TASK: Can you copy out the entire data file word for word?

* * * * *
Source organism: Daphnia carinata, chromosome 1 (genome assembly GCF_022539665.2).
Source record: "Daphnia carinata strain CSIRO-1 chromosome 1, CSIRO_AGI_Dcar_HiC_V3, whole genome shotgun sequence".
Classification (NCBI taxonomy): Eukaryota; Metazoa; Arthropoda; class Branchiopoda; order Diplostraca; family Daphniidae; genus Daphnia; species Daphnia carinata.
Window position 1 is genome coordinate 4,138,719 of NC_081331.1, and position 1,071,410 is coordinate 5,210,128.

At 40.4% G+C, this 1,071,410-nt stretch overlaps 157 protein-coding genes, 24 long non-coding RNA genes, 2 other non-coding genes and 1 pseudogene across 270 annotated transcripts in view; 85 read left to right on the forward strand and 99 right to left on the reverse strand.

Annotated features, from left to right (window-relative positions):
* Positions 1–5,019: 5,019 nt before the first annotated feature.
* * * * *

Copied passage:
Source organism: Daphnia carinata, chromosome 1 (genome assembly GCF_022539665.2).
Source record: "Daphnia carinata strain CSIRO-1 chromosome 1, CSIRO_AGI_Dcar_HiC_V3, whole genome shotgun sequence".
Classification (NCBI taxonomy): Eukaryota; Metazoa; Arthropoda; class Branchiopoda; order Diplostraca; family Daphniidae; genus Daphnia; species Daphnia carinata.
Window position 1 is genome coordinate 4,138,719 of NC_081331.1, and position 1,071,410 is coordinate 5,210,128.

At 40.4% G+C, this 1,071,410-nt stretch overlaps 157 protein-coding genes, 24 long non-coding RNA genes, 2 other non-coding genes and 1 pseudogene across 270 annotated transcripts in view; 85 read left to right on the forward strand and 99 right to left on the reverse strand.

Annotated features, from left to right (window-relative positions):
* Positions 1–5,019: 5,019 nt before the first annotated feature.